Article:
We also know from recent research that Africa hasn’t been able to compete with China. Yet the only recipe for growth for many of these lower-end third-world countries, such as India, is an export model based on labor-intensive manufacturing. Ironically, China’s wild success with this model may remove it as a long-term competitor, as we’ve already seen wage rates on the coast skyrocket. Thus, there just may be hope yet for other countries looking for a piece of the pie.

A related question is if China’s rise detract investment elsewhere? Would Vietnam be more seeing higher growth if it wasn’t so close to such a global star? Upon closer introspection, I would argue this is not the case if global savings is liquid and we do not presume there is only X dollars to go around. Now that China is moving into more skilled industries, textiles may move to Vietnam, and thus, investors may move capital (that they may not have invested at all otherwise) there to seek higher returns. One caveat that many of the author failed to explore, furthermore, is that China’s growth means a burgeoning middle class (45% of its population by 2020 some estimate) that will stimulate global demand and consumption.

Another topic definitely worth addressing is the rise of multinationals from emerging markets. An Economist “special report” on globalization from this Sept said that 62 of the global Fortune 500 are from emerging markets this year, up from 31 in 2003, and expected to “rise rapidly.” Here’s why this trend is significant: we are no longer seeing globalization as a one-way street from the developed to the developing world. Rather, these emerging markets are actually investing and expanding into the US and Europe. Take Lenovo, which bought out IBM and discarded the IBM logo last year, confident that its Chinese-brewed brand was good enough to go global.

One surprising study from a couple months ago is turning the idea that China’s growth harms American workers (by depressing wages or even shuttering jobs) on its head. A must read!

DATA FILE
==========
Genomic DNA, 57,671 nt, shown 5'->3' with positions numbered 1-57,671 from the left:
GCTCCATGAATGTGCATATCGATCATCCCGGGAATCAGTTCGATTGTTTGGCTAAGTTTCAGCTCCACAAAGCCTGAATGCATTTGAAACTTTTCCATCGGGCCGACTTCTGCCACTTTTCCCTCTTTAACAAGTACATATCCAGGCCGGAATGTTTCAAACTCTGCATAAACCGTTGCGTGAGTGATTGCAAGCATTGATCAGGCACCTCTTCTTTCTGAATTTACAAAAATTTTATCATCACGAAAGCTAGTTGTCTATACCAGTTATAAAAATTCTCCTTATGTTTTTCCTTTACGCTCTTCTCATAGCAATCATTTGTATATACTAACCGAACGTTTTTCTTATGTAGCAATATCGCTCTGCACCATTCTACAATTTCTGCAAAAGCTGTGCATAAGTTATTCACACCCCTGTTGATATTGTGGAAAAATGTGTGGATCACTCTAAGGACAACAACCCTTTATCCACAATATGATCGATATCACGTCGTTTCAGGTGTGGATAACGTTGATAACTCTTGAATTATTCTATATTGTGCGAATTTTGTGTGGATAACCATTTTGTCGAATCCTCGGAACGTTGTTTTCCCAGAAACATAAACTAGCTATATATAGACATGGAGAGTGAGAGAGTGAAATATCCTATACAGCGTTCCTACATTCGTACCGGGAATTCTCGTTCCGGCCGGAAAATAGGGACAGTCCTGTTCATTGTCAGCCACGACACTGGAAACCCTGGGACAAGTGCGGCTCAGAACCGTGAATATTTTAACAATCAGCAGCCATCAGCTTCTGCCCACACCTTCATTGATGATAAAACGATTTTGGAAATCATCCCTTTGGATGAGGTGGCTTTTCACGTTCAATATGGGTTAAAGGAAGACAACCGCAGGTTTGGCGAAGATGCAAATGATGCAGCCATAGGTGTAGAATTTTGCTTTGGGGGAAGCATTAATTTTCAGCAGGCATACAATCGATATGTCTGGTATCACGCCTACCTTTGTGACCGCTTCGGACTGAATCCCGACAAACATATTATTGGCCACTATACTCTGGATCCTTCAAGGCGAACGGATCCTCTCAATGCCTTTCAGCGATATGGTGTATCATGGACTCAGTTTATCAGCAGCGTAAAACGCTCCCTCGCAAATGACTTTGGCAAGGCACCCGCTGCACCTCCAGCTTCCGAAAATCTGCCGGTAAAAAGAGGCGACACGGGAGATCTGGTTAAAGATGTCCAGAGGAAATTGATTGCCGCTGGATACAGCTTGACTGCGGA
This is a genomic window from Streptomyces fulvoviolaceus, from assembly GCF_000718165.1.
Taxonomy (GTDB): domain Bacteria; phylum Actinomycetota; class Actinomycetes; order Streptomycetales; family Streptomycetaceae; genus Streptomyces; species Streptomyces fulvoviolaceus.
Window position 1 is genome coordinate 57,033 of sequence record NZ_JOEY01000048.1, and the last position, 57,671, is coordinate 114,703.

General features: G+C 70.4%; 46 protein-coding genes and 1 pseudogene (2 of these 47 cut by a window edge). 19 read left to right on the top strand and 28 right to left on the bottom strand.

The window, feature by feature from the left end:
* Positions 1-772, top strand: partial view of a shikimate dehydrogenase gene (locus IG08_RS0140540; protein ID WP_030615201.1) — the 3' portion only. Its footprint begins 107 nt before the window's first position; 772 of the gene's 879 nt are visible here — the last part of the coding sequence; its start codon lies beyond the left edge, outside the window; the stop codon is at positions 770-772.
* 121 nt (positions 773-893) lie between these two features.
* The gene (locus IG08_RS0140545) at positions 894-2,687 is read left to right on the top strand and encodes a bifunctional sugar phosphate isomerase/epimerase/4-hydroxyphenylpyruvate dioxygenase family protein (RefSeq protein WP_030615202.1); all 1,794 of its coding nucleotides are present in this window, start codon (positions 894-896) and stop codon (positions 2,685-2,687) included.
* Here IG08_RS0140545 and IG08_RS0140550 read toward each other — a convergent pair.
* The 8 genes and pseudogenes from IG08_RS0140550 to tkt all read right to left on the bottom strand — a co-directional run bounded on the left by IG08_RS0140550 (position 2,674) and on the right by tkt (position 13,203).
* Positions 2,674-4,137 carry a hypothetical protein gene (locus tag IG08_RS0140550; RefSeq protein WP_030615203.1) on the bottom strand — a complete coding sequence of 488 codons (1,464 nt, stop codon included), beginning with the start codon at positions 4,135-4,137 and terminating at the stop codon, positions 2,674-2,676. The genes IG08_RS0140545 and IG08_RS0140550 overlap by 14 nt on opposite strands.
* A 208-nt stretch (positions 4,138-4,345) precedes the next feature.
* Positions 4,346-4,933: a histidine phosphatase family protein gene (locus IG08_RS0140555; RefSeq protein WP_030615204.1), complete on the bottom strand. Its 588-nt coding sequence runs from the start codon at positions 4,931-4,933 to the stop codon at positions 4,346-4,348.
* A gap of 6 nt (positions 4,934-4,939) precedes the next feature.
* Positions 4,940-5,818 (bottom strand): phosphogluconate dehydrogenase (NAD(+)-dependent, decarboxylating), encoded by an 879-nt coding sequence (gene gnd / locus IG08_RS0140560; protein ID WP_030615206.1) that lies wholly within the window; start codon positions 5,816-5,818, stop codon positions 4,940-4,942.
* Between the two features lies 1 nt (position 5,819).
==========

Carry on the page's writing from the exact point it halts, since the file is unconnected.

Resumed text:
I would say globalization, either through trade or capital flows, cannot pull a country out of poverty. Two-thirds of India’s children drop out of school before 8th grade. And thus, social improvements (such as education and healthcare) and physical infrastructure improvements (roads, telecom, energy grid, etc) need to be prioritized by the government, and this in turn enables globalization to power the engines.

I think an interesting lens to examining globalization’s impact on emerging markets is to look at the differences behind China and India, where China’s recent growth has been doubled that of India. Before doing the readings, I had thought it was mainly due to the greater trade liberalization of China. But China has fundamentally better infrastructure, not just socially and physically, but also in regulatory and financial aspects. Other reasons for why China has achieved greater success include the lack of protectionism for small-scale industries, looser labor laws, and the most intellectually-surprising possibility, a more homogeneous society (Sweden and Japan are similar models).

Spy games: A look at North Korea’s covert operations (part 2)

Read part 1 of this post here. And for additional reading, be sure to check out former Gadling blogger Neil Woodburn’s excellent series, “Infiltrating North Korea,” from last year. I also reported from North Korea for The Washington Post and The Christian Science Monitor this August.